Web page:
The Institute for Fiscal Studies (IFS) has revealed that the top 1 per cent of earners in the UK account for more than one third of income tax paid to the Government.
According to the IFS, above-inflation increases in the personal allowance to £12,500 a year mean that 42 per cent of adults in the UK pay no income tax, while the top 1 per cent pay well over one third of it.
Interestingly, the increase in income tax share paid by the highest earners is not because of a rise in the amount they earn but because of progressive tax policy reforms.
As the IFS briefing paper points out, there have been income tax rises for high-income individuals, while increases in the personal allowance have reduced or eliminated income tax for those on lower incomes.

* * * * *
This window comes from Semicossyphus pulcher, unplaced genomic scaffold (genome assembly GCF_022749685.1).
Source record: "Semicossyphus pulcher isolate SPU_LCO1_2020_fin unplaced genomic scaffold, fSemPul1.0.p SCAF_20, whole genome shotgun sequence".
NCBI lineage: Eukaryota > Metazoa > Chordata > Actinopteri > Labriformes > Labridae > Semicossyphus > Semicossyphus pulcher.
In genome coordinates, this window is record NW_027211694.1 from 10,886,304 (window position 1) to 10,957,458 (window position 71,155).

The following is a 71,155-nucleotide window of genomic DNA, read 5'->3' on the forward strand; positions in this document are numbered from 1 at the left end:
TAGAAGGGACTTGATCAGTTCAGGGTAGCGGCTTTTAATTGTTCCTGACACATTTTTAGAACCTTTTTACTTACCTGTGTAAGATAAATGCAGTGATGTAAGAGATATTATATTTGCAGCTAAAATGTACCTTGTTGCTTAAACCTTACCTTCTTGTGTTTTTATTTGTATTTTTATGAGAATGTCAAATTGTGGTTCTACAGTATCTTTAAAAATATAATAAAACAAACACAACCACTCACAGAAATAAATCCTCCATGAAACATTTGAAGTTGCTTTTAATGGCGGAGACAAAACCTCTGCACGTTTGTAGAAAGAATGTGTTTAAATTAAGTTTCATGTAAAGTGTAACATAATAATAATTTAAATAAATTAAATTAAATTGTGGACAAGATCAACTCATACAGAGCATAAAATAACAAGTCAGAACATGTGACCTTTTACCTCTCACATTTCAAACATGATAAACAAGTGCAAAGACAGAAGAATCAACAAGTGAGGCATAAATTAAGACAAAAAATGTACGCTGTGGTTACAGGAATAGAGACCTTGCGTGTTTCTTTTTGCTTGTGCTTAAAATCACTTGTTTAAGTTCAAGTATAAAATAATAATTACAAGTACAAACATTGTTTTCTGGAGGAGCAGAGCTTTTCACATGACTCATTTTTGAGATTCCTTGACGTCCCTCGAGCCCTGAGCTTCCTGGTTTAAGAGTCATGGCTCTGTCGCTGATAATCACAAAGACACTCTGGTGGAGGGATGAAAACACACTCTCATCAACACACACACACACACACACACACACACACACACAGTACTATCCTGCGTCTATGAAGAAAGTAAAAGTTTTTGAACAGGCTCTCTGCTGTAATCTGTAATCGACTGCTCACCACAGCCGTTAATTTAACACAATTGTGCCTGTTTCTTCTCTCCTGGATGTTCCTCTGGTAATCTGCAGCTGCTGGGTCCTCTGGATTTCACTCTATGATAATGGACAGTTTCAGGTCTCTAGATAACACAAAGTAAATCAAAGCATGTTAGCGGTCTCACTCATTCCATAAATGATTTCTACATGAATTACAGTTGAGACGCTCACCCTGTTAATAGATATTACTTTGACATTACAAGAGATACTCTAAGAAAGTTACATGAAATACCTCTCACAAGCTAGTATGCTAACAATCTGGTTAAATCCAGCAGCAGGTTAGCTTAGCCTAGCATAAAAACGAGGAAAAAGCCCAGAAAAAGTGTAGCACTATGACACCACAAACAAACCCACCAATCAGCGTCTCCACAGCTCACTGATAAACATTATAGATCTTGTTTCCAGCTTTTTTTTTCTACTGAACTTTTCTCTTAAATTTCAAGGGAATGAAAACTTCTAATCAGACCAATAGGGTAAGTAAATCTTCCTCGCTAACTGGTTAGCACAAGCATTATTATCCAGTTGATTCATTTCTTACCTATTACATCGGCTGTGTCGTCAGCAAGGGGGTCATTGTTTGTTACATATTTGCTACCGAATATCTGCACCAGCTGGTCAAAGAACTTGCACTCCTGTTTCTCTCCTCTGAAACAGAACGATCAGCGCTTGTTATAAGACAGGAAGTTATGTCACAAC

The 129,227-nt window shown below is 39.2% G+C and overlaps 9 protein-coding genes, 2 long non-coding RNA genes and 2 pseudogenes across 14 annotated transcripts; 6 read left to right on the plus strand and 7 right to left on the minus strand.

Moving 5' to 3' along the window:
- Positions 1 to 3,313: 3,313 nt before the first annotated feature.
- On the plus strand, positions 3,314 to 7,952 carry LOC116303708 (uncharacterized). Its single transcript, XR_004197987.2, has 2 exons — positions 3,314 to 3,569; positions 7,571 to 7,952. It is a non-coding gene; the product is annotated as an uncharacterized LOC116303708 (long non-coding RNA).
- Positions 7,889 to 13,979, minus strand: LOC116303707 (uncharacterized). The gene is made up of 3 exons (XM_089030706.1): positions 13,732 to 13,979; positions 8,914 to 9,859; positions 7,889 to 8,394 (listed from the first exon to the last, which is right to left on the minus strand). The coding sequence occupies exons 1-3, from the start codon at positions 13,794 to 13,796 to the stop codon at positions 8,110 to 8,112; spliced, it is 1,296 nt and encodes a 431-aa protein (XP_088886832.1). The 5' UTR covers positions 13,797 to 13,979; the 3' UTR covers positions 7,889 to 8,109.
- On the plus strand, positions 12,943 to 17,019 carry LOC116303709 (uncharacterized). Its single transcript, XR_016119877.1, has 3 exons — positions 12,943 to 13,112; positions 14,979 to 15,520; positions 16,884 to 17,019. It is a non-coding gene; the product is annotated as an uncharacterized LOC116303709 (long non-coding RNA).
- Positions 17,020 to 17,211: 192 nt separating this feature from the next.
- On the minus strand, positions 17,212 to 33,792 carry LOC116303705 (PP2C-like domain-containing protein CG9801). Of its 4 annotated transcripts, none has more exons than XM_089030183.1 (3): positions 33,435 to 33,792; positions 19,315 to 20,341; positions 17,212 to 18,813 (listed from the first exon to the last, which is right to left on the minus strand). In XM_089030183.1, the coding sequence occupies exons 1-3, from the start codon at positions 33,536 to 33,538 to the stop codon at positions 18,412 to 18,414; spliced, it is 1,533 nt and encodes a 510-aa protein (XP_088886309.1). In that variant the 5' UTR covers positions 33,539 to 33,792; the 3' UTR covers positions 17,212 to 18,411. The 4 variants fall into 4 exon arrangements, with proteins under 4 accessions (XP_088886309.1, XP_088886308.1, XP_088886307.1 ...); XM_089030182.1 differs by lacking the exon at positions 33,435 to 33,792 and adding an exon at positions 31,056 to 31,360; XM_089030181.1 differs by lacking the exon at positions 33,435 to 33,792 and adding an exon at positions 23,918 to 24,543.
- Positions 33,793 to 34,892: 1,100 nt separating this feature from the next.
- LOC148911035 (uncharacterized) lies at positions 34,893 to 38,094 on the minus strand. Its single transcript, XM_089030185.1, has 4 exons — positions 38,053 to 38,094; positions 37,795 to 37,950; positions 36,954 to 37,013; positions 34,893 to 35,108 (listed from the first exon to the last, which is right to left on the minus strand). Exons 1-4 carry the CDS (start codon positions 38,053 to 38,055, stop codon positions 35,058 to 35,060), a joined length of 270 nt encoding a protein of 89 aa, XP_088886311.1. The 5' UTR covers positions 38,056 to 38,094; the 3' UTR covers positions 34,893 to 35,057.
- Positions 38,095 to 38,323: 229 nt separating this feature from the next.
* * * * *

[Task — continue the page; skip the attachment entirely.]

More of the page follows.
Despite this, the poorest 10 per cent of households have lost 7 per cent of their income since 2010, rising to 18 per cent among families with children.
Meanwhile, the highest earning 10 per cent of the population have seen their incomes fall by only 4 per cent.
According to the think tank the UK’s overall tax take has risen to 34.4 per cent, the highest sustainable level since the late 1940s but despite this, UK taxes are well below average for the G7 group of industrial nations and lower than in most countries in Western Europe.
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